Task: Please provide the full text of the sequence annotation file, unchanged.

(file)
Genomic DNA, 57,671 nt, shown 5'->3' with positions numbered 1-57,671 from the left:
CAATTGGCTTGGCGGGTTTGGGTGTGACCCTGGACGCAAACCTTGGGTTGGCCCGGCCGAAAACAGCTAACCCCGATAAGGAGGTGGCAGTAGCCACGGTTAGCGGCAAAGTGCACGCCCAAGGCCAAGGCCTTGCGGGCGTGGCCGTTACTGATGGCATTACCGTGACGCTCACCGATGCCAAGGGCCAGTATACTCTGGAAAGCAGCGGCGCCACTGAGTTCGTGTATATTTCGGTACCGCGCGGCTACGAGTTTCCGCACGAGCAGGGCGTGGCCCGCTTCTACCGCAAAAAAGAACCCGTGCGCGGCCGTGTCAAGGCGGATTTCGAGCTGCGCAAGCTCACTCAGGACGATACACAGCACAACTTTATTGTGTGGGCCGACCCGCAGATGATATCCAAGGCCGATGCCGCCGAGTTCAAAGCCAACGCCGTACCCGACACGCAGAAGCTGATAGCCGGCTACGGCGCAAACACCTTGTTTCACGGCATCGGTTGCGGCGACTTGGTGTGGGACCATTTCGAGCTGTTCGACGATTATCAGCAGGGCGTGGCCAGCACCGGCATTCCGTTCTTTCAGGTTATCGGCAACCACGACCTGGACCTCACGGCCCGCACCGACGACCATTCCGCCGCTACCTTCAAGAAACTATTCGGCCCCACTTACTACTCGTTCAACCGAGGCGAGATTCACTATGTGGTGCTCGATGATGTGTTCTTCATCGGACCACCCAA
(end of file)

Genomic DNA, 57,671 nt, shown 5'->3' with positions numbered 1-57,671 from the left:
CAATTGGCTTGGCGGGTTTGGGTGTGACCCTGGACGCAAACCTTGGGTTGGCCCGGCCGAAAACAGCTAACCCCGATAAGGAGGTGGCAGTAGCCACGGTTAGCGGCAAAGTGCACGCCCAAGGCCAAGGCCTTGCGGGCGTGGCCGTTACTGATGGCATTACCGTGACGCTCACCGATGCCAAGGGCCAGTATACTCTGGAAAGCAGCGGCGCCACTGAGTTCGTGTATATTTCGGTACCGCGCGGCTACGAGTTTCCGCACGAGCAGGGCGTGGCCCGCTTCTACCGCAAAAAAGAACCCGTGCGCGGCCGTGTCAAGGCGGATTTCGAGCTGCGCAAGCTCACTCAGGACGATACACAGCACAACTTTATTGTGTGGGCCGACCCGCAGATGATATCCAAGGCCGATGCCGCCGAGTTCAAAGCCAACGCCGTACCCGACACGCAGAAGCTGATAGCCGGCTACGGCGCAAACACCTTGTTTCACGGCATCGGTTGCGGCGACTTGGTGTGGGACCATTTCGAGCTGTTCGACGATTATCAGCAGGGCGTGGCCAGCACCGGCATTCCGTTCTTTCAGGTTATCGGCAACCACGACCTGGACCTCACGGCCCGCACCGACGACCATTCCGCCGCTACCTTCAAGAAACTATTCGGCCCCACTTACTACTCGTTCAACCGAGGCGAGATTCACTATGTGGTGCTCGATGATGTGTTCTTCATCGGACCACCCAA